Today, President Trump issued an executive order directing federal agencies to expand access to association health plans (AHPs). The order also instructs agencies to roll back federal restrictions on short-term health plans and allow consumers to pay insurance premiums with health reimbursement arrangements (HRAs).
Perhaps the most significant part of the executive order is a direction to the Department of Labor (DOL) to revamp federal rules to allow for the broad expansion of AHPs. AHPs let small businesses—and in some cases individuals—band together to purchase health insurance or self-insure. However, AHPs would likely not be subject to Affordable Care Act (ACA) minimum coverage requirements, and are generally exempt from state regulatory oversight, including many important state insurance regulations and consumer protections.
The intent of the executive order is to provide more health insurance options at lower costs. However, many organizations, including the Big “I,” have serious concerns about how expanding the use of AHPs would impact current health insurance markets and state insurance regulations. According to the National Association of Insurance Commissioners, AHPs would preempt state insurance law, threaten the stability of the small group market and provide inadequate benefits and insufficient protection to consumers.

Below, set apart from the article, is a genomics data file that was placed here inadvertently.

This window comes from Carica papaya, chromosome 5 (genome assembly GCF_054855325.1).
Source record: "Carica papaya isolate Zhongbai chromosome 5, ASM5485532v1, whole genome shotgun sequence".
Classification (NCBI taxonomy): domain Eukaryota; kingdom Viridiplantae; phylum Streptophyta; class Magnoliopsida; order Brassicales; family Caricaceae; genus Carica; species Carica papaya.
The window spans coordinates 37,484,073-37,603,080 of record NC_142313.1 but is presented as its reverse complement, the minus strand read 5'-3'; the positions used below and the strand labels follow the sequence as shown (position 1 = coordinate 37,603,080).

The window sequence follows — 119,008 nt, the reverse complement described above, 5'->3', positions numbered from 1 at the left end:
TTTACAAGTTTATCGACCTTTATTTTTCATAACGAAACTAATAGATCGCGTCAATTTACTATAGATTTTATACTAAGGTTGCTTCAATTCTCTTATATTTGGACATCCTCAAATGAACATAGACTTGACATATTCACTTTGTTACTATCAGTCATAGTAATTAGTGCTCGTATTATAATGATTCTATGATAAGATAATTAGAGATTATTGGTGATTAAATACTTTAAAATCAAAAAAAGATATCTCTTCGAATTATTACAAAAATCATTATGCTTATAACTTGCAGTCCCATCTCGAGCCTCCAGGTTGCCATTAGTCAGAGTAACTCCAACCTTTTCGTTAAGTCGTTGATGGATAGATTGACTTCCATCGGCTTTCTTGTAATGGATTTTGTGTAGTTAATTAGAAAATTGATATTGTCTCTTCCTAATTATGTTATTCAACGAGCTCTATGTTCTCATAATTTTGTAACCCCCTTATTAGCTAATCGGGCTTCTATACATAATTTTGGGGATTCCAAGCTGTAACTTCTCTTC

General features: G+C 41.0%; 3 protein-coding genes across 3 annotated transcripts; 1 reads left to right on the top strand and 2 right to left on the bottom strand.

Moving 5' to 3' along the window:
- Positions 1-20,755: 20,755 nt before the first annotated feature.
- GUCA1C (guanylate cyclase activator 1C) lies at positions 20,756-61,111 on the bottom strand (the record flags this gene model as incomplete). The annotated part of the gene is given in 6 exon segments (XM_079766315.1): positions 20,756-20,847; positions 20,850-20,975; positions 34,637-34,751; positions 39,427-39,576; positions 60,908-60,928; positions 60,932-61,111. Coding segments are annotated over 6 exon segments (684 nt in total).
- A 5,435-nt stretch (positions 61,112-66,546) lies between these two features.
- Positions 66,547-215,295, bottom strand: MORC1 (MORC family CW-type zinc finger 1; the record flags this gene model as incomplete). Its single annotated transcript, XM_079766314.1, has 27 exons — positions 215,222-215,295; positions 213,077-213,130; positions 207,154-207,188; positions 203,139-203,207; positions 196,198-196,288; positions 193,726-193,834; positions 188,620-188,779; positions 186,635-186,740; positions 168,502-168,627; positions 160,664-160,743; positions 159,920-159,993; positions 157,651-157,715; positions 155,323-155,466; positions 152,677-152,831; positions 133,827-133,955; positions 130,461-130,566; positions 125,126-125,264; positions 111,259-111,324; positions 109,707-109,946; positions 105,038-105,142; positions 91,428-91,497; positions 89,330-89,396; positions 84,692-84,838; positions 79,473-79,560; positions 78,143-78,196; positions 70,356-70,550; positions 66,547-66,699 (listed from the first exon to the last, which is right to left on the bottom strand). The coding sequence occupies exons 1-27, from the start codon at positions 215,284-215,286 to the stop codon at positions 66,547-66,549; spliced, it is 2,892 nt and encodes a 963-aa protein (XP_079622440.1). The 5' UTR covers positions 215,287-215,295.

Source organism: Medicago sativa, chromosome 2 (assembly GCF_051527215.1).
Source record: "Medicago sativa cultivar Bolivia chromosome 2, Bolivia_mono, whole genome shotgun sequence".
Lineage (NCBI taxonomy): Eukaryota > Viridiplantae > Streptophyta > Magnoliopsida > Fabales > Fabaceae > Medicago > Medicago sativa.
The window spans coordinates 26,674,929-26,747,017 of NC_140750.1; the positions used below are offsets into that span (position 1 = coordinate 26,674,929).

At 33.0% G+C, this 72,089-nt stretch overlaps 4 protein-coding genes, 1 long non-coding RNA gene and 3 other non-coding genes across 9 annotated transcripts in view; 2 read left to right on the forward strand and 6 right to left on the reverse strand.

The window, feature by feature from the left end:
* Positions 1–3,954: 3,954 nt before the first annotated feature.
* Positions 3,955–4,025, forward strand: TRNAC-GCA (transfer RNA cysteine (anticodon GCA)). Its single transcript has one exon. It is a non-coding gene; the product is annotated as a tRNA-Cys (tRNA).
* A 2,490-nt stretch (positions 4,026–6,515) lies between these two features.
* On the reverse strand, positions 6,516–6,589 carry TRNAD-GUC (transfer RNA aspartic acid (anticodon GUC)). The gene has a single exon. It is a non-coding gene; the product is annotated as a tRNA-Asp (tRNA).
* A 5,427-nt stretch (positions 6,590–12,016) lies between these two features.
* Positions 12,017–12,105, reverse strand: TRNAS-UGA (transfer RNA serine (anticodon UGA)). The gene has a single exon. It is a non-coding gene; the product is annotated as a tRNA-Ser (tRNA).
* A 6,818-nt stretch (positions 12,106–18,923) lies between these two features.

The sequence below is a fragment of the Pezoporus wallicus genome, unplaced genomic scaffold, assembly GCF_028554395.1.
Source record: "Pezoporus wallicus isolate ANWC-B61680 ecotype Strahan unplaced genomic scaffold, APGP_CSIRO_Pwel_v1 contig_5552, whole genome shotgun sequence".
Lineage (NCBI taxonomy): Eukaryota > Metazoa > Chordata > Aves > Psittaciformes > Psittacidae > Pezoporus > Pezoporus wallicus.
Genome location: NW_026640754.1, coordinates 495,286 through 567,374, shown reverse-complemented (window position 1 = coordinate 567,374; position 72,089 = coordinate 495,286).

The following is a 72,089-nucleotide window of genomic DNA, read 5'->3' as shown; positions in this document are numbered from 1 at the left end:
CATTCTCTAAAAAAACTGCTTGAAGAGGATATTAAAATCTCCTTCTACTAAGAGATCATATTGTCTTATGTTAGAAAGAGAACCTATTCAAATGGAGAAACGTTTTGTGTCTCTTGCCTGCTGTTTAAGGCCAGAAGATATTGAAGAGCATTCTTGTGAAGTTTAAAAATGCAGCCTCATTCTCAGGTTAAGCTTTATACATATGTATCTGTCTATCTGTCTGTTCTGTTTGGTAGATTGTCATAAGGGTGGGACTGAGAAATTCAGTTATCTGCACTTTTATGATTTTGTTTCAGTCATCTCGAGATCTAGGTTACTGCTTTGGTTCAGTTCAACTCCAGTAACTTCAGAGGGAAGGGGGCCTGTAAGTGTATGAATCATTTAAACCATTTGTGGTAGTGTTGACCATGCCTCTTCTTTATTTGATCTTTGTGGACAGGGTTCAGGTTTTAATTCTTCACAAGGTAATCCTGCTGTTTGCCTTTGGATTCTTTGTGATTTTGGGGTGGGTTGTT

The executive order, however, leaves much of the implementation details for the operation of AHPs to federal agencies, and the Big “I” expects a significant implementation process as rules and regulations are drafted. The Big “I” intends to weigh in with the Administration and Congress throughout the rulemaking process.
The executive order also calls for restoring access to short-term health plans. These temporary plans are heavily regulated at the state level, but they were significantly curtailed by the Obama Administration. Last year, the Big “I” submitted comments to the Department of Health and Human Services (HHS) in support of allowing continued access to state-regulated short-term plans, which provide an important option for consumers.
Finally, the executive order would also direct the Treasury Department, HHS and DOL to explore how consumers can more broadly use HRAs, including using HRAs to pay for health insurance premiums. This aims to roll back an Obama Administration rule that blocked the use of HRA pre-tax dollars to pay for health plans.
Wyatt Stewart is Big “I” senior director of federal government affairs.